which the battle is waged’ by the marketer (109). Koller also handily shows the
reader that sports metaphors are linked to aggressive competition and war.
Boxing and football are presented as examples of sports that not only exhibit
war-like behavior, but are also described in military terms, illustrated by the
use of ‘battlefield’ to describe the playing field. Koller argues that metaphoric
expressions of war and sports used in marketing continue to create a gender
bias. What the author leaves unclear, however, is why only male aggression
is linked to fighting, and specifically the supposed exclusion of women from
non-military fighting is never addressed. Finally, Koller argues that the lack
of romantic metaphors in marketing publications shows that they target male
Evolutionary struggle metaphors, such as hostile takeovers, are addressed in
Chapter 5 in an analysis of texts dealing with mergers and acquisitions. Koller
defines ‘evolutionary struggle’ as primarily encompassing fighting, feeding,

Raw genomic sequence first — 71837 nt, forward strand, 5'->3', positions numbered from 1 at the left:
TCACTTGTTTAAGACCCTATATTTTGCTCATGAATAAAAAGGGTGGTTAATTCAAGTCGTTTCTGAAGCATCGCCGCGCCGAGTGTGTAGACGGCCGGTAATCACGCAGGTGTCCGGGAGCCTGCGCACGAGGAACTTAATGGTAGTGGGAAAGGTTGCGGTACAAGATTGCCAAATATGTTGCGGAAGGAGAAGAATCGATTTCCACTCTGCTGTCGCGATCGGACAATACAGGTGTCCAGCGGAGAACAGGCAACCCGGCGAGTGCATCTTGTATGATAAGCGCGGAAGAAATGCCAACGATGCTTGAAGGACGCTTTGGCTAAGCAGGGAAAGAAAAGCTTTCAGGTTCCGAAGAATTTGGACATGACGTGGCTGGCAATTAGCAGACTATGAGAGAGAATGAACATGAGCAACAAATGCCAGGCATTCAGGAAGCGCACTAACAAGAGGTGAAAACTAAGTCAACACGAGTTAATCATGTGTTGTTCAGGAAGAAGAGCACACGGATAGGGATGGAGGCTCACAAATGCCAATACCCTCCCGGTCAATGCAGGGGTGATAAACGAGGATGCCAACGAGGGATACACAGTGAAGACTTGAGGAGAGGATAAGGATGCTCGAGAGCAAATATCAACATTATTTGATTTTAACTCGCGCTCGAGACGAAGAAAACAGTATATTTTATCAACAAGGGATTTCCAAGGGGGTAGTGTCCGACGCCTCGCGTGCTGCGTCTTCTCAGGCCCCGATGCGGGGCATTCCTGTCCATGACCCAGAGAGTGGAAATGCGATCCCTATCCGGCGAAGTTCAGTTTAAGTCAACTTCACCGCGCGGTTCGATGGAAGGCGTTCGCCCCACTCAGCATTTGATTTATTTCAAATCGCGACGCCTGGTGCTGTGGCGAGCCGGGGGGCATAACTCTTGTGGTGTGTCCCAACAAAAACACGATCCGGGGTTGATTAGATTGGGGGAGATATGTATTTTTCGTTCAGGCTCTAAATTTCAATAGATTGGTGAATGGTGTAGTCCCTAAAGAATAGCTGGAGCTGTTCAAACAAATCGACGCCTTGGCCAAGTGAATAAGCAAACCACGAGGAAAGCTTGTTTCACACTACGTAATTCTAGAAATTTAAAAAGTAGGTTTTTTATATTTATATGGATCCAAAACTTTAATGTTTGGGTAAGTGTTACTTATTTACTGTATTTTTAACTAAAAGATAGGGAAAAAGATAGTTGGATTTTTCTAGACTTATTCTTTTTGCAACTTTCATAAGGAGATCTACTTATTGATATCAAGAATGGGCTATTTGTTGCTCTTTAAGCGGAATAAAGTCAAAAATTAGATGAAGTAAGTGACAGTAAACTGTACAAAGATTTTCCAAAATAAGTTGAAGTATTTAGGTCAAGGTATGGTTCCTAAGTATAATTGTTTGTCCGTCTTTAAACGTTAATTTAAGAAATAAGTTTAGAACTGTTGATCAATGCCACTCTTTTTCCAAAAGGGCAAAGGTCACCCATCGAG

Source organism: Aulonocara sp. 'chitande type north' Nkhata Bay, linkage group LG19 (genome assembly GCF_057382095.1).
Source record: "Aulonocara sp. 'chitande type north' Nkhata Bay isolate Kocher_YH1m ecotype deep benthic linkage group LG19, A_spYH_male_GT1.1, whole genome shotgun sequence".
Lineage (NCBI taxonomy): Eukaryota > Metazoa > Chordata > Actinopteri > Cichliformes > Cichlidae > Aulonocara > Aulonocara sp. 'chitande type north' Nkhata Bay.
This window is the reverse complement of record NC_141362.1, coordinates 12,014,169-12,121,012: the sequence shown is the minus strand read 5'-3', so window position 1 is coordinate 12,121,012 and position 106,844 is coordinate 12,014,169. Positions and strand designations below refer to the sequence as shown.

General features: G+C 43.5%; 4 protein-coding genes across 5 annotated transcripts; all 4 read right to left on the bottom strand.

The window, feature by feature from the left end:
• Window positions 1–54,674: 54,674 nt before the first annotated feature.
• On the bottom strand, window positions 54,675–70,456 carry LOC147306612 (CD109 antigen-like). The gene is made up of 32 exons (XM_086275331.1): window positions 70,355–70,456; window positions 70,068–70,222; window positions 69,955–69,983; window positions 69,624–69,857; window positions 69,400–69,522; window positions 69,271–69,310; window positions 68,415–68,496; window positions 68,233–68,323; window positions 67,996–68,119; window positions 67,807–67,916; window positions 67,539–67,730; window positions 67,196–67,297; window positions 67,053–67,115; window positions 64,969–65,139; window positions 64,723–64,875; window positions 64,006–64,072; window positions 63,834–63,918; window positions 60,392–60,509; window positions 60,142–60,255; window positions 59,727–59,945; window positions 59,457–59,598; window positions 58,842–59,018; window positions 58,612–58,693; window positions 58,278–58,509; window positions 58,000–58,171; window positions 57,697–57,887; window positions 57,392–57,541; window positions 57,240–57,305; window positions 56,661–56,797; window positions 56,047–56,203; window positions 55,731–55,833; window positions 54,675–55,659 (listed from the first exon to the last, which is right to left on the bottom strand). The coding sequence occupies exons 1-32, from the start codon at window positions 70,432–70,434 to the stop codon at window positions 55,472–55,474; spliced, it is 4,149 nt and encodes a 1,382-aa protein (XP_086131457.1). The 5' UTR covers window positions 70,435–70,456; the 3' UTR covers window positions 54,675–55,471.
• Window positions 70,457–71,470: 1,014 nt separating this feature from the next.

and mating. The author suggests that expressions of fighting are dominant
in evolutionary struggle metaphors and that females are deemed powerless
objects of male aggression. This pattern is exemplified by language that casts
the buyer in an acquisition as a dominant male figure and the bought entity
as a powerless female figure. Similarly, ‘feeding’ metaphors used to describe
mergers and acquisitions usually depict the ‘feeder’ as male and the ‘food’ as
female. Violent mating metaphors serve to camouflage sexual violence against
women and ‘sustain a patriarchal order’ (169), Koller argues.
Koller concludes by arguing for our need to find gender-neutral metaphors
that are less aggressive. She claims that the ‘media plays a pivotal role in shaping
the expectations about people’s behaviors’ and places a large portion of the